Back in the days before Claire’s, it wasn’t easy for a teenager to find contemporary accessories at an affordable price. We had to improvise by making cheap things fashionable. When I was young, it was jelly shoes made of stretchy see-through plastic and stretchy rubberband-like bracelets you could buy from gumball machines.
While researching my 1950s coming-of-age romance novella Tomboy, I was delighted to come across a similar—if less plasticky—long-forgotten budget-conscious fad from that era: dog-collar anklets.
Yup. Teenage girls wore dog collars around their ankles as a status symbol. Since bare ankles were a little risque then and might bring a girl in conflict with her school dress code, these anklets were always worn over socks, pulled snuggly around a folded sock cuff (do people still cuff their socks?) to prevent it from slipping.
The fad hit the big time in 1953, and whether you wore your dog collar on the left or the right was an announcement to the world about whether you were single or whether you were going steady with someone, though which side meant what varied depending on location. An Ohio newspaper reported that girls in Akron wore the dog collar on the left if they had a steady love interest, but in Dallas it was just the opposite.
Naturally, I had to include the dog-collar trend in Tomboy. So Harriet, the main character, and the girl she’s secretly dating/fooling around with buy matching ones. Even though Harriet has a girlfriend, she still thinks of herself as single. She’s so indoctrinated in the culture of her age that “going steady” is something that girls do with boys, and if that’s the case, she never wants to go steady:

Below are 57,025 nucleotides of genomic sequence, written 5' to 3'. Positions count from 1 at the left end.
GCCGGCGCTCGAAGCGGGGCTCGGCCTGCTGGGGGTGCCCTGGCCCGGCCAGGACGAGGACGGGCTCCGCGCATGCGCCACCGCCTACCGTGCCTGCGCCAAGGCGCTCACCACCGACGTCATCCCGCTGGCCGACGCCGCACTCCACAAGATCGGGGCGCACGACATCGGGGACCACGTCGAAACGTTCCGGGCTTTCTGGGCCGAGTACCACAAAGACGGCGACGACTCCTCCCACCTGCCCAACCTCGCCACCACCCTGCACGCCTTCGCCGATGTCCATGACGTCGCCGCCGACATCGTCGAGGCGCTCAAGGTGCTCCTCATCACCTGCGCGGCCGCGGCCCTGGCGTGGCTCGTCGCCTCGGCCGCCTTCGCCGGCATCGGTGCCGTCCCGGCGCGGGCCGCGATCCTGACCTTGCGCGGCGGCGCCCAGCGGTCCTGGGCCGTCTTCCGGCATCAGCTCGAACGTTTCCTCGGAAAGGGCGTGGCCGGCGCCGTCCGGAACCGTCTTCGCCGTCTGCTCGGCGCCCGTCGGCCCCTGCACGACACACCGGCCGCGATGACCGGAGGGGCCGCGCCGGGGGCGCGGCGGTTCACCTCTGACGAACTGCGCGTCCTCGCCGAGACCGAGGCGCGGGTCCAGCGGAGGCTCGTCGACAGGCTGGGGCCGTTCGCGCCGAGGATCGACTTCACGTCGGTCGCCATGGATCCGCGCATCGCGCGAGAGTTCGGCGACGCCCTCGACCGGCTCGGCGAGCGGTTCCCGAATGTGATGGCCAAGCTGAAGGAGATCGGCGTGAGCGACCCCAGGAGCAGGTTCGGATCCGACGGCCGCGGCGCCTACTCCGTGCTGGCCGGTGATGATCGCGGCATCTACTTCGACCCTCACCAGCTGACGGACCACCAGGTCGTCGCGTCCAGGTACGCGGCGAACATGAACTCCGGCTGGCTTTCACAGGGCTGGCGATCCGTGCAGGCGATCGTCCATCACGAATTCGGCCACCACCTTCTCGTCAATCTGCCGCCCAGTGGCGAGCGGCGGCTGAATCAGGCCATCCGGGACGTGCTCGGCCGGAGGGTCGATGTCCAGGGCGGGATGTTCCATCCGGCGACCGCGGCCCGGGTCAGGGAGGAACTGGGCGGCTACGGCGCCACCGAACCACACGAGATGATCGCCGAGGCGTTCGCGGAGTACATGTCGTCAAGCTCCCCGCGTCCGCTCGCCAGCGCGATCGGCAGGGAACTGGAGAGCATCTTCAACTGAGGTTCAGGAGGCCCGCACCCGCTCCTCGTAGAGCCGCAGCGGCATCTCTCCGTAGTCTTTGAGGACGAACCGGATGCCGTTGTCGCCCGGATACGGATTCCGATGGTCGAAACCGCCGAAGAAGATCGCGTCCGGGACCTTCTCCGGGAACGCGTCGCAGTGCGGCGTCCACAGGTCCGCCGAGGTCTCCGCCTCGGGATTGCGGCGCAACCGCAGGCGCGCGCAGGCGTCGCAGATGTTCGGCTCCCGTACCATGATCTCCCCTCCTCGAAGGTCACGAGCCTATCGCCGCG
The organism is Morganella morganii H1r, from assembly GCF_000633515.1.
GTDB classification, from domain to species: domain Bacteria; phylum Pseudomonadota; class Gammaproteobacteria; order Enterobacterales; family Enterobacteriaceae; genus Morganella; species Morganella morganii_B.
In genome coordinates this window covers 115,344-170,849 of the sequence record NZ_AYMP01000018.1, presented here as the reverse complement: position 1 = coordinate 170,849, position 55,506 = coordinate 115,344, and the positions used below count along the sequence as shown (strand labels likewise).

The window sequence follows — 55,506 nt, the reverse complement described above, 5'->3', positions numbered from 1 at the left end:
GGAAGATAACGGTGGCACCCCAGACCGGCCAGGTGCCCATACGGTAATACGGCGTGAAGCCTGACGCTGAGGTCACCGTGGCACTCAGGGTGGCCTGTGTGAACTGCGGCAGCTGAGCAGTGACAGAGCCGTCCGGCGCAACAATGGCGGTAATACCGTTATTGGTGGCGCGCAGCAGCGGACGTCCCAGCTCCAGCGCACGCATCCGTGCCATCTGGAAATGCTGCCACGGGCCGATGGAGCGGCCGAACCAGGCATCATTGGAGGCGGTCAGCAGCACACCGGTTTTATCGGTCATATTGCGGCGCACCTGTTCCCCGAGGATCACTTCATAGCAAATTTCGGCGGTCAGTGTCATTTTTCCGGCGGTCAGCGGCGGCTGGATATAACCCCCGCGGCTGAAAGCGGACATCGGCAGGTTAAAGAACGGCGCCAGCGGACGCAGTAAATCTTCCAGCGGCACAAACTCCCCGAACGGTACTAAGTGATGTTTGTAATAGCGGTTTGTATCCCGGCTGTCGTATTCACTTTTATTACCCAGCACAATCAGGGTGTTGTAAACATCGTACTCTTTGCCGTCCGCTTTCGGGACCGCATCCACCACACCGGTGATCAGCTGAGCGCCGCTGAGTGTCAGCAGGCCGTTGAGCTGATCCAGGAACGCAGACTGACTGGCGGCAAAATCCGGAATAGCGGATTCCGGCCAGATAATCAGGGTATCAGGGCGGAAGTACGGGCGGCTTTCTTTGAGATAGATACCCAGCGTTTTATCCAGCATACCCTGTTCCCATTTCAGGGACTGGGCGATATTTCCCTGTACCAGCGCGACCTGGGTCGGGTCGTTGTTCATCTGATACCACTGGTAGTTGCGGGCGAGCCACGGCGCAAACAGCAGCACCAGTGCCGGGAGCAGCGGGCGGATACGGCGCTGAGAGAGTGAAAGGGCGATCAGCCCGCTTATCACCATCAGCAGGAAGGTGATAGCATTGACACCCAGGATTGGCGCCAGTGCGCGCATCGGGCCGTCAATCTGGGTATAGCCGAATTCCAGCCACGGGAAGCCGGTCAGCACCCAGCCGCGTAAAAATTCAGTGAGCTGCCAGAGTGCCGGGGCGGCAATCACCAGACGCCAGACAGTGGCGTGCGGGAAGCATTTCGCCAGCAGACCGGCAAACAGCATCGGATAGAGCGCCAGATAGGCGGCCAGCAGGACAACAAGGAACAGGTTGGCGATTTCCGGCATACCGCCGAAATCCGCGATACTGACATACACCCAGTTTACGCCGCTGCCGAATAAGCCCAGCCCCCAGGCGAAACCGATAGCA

We went to the pet store and bought matching dog collars. It was the fashion for teenage girls to wear them around their ankles—the right ankle if a girl was single, the left if she was going steady. I figured mine would stay on my right ankle my whole life. I was happy with that.
The dog collar shows up again in the story, but I can’t tell you about that without spoiling the book for you. I guess you’ll just have to go ahead and read it …
By the way, if you like reading story snippets as a way to learn about authors new to you, check out Rainbow Snippets on Facebook, a public group where readers and writers share six lines from a piece of LGBTQ+ fiction—one for each line of the rainbow flag. (Yeah, I know I only shared three, but that’s to make up for all the times I’ve gone over in my other Rainbow Snippets!)
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